Legislators try throwing yet another hurdle at families

Legislators should be making it easier — not harder — for struggling families to put food on the table and get the health care they need to survive this pandemic. But lawmakers yesterday advanced a bill that would increase the bureaucratic red tape families would have to navigate to keep their health insurance, food assistance and basic support — and increase costs to the state to do it.  


Capitol Hill poised to shortchange schools again

The school aid proposal in front of the Iowa Senate Wednesday continues Iowa's recent trend of funding schools at a level far below what they need to give every child a quality education. Average aid in the last decade is a third lower than the average in the previous decade. And because of COVID-related enrollment drops this year, funding for schools districts next year will in practice be even less — because school aid is based on the preceding year’s enrollment. Lawmakers should reject this harmful plan in favor of adequate funding that sets our students up for lifelong success.


Business tax credit giveaway continues unabated

The Iowa Department of Revenue last week released its annual report on the Research Activities Credit, Iowa’s largest business tax credit program. Companies received nearly $70 million from the RAC in 2020 — $41.2 million of it in the form of checks to companies that paid no income tax. Very large businesses took 73 percent of the total benefit.

At a time when the Iowa Legislature is again proposing to leave public schools with status quo funding, perhaps it's time for lawmakers to rein in the RAC — and instead invest in our state's families and communities.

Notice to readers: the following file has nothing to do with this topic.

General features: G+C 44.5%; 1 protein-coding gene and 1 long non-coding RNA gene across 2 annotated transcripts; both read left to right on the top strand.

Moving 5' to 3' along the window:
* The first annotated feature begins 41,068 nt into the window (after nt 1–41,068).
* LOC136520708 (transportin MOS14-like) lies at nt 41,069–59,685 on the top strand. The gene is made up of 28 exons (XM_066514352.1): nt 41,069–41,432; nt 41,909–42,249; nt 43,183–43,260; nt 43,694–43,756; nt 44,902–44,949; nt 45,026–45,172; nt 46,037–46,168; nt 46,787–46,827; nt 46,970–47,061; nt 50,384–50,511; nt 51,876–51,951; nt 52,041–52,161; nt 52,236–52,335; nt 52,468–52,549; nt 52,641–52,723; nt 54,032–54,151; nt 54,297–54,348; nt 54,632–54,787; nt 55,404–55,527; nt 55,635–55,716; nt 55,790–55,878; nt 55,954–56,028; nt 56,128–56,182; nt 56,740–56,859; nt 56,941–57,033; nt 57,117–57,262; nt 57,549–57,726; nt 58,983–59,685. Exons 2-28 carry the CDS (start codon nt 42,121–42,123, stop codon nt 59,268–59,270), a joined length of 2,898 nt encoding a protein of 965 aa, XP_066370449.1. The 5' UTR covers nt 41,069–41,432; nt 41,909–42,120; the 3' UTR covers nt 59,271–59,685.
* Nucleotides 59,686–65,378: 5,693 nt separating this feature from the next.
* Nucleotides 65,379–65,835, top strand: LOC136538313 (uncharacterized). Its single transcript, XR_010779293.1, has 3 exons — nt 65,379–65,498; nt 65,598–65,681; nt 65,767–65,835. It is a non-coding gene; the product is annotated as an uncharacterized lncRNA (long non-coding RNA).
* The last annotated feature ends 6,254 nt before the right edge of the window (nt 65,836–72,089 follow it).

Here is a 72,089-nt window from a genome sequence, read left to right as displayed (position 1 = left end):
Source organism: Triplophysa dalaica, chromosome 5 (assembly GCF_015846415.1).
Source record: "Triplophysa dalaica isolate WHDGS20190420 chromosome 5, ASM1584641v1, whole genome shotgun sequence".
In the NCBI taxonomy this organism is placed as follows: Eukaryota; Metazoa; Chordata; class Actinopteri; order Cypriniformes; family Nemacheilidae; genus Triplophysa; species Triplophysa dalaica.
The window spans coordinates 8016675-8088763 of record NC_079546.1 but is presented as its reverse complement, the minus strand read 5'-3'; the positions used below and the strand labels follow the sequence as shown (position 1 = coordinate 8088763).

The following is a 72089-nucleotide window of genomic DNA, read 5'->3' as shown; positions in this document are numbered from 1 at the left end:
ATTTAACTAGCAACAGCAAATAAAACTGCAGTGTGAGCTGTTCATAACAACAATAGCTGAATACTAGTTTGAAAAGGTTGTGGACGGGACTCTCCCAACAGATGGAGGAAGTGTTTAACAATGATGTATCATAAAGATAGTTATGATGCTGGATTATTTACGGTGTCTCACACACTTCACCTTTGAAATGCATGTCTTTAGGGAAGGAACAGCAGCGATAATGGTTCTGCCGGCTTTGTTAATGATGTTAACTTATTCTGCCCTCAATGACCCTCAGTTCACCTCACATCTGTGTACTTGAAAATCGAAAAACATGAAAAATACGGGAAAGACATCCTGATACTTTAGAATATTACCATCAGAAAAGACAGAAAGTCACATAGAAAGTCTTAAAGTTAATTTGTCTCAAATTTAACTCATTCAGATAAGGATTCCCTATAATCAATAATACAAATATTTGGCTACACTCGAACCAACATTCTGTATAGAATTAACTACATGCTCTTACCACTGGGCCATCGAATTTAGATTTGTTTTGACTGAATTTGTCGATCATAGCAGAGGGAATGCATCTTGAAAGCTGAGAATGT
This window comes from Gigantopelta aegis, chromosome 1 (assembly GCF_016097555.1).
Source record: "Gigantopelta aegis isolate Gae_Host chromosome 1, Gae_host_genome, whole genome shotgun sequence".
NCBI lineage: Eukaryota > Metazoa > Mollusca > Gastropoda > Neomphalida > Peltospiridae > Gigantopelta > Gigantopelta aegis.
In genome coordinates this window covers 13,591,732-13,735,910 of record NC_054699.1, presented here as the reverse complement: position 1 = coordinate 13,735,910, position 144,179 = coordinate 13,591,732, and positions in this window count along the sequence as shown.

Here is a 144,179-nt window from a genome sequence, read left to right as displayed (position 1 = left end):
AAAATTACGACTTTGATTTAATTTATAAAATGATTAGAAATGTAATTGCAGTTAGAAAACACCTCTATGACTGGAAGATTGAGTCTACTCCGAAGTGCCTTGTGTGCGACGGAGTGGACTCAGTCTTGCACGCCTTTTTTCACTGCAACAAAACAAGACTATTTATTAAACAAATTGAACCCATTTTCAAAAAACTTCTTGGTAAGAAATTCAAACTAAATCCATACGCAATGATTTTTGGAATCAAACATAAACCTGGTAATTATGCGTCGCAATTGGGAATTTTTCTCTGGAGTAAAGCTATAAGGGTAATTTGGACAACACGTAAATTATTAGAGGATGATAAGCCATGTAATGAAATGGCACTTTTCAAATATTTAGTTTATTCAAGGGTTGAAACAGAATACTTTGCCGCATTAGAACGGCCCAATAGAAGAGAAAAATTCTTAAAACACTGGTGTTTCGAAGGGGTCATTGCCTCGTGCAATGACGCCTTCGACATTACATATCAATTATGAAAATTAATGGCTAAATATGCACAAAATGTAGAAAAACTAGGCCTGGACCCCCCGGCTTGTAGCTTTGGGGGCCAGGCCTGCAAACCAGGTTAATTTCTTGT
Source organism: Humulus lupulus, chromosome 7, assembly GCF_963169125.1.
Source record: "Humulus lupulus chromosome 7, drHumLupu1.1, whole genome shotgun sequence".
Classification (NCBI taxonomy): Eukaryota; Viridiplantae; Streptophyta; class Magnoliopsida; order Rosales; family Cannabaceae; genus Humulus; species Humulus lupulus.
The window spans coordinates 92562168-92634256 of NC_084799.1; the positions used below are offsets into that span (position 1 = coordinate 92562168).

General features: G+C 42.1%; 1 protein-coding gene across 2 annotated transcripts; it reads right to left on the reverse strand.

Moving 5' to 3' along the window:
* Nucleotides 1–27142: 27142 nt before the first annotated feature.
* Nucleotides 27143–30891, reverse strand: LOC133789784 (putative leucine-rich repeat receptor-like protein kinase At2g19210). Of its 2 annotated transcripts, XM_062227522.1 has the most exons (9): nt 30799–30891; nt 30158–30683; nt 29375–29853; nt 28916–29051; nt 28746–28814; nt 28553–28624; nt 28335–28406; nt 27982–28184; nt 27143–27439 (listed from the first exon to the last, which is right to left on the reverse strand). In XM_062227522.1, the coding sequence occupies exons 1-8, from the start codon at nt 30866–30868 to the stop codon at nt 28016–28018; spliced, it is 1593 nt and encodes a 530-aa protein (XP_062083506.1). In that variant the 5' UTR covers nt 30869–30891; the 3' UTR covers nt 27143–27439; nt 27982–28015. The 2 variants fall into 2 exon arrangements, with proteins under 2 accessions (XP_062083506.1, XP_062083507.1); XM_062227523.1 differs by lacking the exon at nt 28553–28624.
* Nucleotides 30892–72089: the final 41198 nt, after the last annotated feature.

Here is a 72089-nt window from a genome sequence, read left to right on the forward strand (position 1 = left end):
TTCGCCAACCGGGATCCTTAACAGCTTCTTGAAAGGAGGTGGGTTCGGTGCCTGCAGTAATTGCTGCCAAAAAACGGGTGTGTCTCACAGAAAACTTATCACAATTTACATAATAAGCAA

Fixing the 'cliff effect' is only part of the solution

Lawmakers must also fix the child care assistance entrance

After years of education, lawmakers are understanding just how stretched working families are — and how essential reliable child care so they go to work and get ahead. A proposal to keep chipping away at the "cliff effect," the penalty that happens when a parent accepts even a small raise and then loses all their child care assistance — is working its way through the legislature. 

But HF 302 really only solves part of the problems with Iowa’s Child Care Assistance program. CCA still excludes many families who need help paying for care. A family can get help through CCA as long as their income when they first apply is below 145 percent of the federal poverty level, or $31,842 annually for a family of three. That’s among the lowest entrance eligibility limits in the U.S. — and far below what it takes to afford quality care without help. Now we need lawmakers to increase the CCA entrance eligibility threshold. Read our brief.


Senate bill would deal yet another blow to jobless Iowans

In a public health emergency and economic downturn, unemployment benefits are a lifeline for many Iowa families struggling to stay afloat. But some lawmakers are trying to gut benefits as if our economy has returned to its pre-Covid condition. SSB 1172 is fundamentally flawed; it would cut benefits, add a one-week waiting period and strike a 13-week extension for jobless Iowans — a harmful proposal given an additional 6,200 Iowans filed for unemployment just last week. The Legislature should support, not abandon, Iowans facing job loss and economic hardship. Read more. 


Your voice makes a difference

The pandemic has made advocating directly with lawmakers more difficult, but not impossible. And it's made the voices of individual Iowans even more important. Not sure who represents you? Check out our lawmaker lookup tool to get the details — including contact information  on your legislators. Find out who represents you


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